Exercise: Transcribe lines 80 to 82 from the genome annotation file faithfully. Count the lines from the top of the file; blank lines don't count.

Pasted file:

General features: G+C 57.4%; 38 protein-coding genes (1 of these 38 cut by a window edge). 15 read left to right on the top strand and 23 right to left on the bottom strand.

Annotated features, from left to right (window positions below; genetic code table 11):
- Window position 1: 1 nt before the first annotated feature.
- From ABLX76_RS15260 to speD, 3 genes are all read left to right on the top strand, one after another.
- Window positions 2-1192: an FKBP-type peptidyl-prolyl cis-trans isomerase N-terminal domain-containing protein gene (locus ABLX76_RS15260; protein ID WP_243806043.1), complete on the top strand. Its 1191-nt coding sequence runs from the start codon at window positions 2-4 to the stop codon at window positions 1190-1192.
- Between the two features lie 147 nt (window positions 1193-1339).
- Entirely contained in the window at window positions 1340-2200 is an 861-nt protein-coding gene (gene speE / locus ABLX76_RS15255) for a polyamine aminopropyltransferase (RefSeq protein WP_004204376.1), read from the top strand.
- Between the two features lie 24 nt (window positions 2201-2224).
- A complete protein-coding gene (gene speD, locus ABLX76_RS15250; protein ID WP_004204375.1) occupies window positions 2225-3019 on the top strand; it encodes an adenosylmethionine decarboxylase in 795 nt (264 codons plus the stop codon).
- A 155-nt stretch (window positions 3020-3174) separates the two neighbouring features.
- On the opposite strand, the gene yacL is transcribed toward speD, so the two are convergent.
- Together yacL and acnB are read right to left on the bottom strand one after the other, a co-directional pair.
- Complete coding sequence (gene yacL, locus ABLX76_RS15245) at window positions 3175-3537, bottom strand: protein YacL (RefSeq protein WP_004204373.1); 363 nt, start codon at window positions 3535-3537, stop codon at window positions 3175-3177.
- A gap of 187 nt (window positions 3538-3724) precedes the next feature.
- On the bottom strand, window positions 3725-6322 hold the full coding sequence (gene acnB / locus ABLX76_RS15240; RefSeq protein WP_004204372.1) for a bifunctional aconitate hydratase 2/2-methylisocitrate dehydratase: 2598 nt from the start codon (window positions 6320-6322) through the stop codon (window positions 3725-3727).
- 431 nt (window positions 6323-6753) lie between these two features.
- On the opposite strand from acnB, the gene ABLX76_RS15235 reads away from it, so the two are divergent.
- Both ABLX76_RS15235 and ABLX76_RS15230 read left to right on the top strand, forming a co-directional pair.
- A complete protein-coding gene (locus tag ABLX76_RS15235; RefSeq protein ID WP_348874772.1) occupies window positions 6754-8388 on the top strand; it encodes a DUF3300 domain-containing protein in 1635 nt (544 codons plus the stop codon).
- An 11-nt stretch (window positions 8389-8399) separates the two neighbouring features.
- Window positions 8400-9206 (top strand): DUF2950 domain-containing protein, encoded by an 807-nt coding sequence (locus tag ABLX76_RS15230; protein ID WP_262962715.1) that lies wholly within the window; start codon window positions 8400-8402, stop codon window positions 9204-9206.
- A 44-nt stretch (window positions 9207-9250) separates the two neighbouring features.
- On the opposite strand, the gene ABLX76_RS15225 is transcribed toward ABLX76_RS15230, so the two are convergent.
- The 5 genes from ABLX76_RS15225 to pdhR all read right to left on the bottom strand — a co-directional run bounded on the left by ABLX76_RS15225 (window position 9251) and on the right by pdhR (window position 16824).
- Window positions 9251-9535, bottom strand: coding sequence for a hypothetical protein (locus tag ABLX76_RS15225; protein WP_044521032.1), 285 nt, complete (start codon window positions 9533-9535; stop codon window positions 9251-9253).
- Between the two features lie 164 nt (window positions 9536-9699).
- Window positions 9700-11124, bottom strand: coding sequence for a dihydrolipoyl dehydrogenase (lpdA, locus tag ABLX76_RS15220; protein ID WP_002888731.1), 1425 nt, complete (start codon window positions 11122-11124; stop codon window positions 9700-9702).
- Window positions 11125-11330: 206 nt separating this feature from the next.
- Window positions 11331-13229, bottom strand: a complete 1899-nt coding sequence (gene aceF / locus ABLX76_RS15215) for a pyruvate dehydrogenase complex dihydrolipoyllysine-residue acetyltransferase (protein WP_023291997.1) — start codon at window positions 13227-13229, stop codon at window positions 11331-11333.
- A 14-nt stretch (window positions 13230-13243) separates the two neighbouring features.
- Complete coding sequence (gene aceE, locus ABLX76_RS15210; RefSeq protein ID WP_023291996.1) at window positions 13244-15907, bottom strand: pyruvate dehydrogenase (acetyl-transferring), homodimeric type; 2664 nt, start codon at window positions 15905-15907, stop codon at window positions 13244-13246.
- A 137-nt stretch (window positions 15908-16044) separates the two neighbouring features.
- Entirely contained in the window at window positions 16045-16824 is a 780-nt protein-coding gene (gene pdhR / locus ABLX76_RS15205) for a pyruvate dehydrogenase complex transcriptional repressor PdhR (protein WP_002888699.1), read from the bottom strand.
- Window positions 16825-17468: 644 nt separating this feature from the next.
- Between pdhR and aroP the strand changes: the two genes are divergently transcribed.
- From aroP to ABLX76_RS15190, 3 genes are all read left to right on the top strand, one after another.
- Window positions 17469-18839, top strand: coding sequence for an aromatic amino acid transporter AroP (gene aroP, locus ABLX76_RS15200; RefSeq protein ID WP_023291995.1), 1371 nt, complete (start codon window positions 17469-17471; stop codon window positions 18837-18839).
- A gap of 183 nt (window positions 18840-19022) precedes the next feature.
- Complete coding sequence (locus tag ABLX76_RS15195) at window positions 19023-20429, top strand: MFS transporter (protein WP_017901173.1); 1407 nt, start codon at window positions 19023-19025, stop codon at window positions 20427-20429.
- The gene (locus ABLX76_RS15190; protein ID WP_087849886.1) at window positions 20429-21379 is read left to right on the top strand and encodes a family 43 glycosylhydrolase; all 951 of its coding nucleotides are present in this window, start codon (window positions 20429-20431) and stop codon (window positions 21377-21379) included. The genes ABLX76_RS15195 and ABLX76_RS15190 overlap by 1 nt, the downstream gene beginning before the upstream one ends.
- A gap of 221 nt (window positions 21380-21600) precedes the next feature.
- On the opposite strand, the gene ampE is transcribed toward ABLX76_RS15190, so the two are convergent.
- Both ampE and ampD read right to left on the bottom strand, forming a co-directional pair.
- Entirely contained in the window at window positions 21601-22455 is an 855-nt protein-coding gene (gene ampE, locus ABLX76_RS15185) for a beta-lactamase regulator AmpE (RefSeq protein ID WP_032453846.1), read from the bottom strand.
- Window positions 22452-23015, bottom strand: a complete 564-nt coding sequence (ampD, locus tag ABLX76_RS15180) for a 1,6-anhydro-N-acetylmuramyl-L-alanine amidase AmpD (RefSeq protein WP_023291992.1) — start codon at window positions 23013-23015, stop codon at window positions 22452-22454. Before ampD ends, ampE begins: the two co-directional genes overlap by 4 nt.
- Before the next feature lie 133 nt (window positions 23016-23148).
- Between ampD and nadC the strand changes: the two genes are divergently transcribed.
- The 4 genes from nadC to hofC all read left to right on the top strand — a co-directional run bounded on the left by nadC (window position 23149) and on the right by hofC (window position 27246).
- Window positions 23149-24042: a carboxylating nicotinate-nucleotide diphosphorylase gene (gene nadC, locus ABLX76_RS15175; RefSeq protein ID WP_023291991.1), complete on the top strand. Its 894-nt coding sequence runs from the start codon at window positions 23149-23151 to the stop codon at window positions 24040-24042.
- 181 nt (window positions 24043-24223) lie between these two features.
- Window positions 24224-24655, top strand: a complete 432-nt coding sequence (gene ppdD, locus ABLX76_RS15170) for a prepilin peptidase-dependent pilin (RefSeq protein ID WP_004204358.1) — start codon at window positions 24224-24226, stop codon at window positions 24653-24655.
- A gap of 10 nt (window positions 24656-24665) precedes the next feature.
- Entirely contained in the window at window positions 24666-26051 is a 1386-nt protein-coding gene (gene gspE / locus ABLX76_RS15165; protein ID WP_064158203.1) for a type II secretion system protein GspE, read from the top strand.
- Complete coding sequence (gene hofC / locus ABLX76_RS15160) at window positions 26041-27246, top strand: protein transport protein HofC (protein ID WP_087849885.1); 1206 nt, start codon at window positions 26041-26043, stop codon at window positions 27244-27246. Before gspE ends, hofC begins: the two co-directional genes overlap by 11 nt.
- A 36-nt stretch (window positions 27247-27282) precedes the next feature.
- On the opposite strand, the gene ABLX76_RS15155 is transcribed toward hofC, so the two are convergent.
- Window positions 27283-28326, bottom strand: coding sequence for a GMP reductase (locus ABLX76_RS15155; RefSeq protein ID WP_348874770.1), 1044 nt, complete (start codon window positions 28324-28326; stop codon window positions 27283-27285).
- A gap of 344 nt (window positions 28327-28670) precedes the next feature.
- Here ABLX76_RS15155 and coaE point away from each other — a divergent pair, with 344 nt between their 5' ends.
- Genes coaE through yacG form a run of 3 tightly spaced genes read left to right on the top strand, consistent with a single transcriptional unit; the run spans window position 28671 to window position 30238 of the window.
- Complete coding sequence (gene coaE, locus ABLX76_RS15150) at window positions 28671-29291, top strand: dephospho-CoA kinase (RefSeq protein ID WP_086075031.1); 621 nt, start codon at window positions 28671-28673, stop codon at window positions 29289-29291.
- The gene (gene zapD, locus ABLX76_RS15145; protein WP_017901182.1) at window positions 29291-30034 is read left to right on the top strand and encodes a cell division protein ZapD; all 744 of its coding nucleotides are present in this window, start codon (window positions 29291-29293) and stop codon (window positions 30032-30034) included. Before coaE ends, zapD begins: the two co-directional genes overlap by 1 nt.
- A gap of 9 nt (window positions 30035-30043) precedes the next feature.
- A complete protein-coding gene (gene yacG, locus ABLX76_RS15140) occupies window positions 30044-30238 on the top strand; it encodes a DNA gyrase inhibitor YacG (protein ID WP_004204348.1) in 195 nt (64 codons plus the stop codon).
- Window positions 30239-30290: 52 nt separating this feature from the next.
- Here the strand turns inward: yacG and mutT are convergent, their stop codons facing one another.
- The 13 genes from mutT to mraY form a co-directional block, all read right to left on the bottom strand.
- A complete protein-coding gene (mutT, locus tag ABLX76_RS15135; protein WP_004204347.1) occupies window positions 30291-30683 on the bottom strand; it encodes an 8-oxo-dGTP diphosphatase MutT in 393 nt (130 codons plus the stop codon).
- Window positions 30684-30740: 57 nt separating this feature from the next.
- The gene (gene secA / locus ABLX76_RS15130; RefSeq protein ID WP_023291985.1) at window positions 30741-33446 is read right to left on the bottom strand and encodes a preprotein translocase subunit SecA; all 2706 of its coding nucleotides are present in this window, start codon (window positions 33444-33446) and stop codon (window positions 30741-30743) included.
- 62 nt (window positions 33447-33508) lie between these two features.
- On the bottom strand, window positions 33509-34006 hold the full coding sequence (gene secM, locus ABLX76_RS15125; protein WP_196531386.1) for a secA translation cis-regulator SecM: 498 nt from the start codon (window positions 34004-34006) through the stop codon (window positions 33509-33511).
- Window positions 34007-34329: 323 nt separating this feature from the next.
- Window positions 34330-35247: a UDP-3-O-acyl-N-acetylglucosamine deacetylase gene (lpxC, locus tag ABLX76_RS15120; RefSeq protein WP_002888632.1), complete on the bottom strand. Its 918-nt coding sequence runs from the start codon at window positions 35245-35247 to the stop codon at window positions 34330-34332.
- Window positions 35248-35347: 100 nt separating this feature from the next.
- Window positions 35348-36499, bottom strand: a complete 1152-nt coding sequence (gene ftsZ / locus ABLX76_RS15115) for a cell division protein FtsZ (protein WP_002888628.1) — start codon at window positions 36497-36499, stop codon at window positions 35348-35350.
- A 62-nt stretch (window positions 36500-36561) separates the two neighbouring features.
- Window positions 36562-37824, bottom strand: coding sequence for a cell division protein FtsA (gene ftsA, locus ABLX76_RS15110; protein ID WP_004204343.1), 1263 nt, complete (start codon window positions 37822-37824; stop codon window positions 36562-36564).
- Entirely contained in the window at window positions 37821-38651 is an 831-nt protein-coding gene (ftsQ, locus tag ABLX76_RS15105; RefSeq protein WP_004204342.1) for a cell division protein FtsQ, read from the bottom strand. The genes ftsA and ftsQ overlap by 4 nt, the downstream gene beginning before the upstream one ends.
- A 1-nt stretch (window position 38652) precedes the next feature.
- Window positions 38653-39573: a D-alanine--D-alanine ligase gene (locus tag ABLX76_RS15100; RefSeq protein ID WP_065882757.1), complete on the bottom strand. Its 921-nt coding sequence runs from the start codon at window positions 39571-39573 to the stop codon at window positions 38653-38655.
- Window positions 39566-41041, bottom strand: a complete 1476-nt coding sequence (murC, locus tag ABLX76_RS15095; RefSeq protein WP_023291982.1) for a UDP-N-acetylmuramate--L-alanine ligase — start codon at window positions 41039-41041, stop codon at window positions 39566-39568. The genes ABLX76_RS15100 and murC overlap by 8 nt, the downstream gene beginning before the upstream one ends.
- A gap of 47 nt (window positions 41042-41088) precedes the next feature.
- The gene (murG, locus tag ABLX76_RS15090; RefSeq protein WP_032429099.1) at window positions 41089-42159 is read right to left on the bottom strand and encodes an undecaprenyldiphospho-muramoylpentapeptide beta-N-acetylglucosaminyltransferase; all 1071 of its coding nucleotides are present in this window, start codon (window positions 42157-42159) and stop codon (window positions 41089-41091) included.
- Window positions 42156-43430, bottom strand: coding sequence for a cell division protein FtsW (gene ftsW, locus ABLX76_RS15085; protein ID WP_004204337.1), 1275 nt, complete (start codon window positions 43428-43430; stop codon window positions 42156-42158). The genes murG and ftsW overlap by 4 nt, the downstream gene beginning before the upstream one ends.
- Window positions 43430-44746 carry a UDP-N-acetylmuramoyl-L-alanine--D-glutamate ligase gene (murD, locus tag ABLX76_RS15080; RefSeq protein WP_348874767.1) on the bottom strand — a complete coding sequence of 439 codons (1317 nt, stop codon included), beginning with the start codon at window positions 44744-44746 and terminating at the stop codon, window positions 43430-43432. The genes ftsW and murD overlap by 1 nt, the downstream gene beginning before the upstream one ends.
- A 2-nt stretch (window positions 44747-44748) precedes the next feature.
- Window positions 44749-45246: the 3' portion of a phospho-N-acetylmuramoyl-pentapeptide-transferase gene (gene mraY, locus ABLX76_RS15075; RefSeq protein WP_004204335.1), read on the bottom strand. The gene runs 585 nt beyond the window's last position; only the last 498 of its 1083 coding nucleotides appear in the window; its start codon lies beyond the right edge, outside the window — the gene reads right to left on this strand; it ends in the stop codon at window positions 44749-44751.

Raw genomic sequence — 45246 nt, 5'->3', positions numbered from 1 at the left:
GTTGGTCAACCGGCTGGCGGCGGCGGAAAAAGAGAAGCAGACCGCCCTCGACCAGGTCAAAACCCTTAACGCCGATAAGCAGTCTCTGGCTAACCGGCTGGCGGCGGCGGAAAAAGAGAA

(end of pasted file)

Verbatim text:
- A 1-nt stretch (window position 38652) precedes the next feature.
- Window positions 38653-39573: a D-alanine--D-alanine ligase gene (locus tag ABLX76_RS15100; RefSeq protein ID WP_065882757.1), complete on the bottom strand. Its 921-nt coding sequence runs from the start codon at window positions 39571-39573 to the stop codon at window positions 38653-38655.
- Window positions 39566-41041, bottom strand: a complete 1476-nt coding sequence (murC, locus tag ABLX76_RS15095; RefSeq protein WP_023291982.1) for a UDP-N-acetylmuramate--L-alanine ligase — start codon at window positions 41039-41041, stop codon at window positions 39566-39568. The genes ABLX76_RS15100 and murC overlap by 8 nt, the downstream gene beginning before the upstream one ends.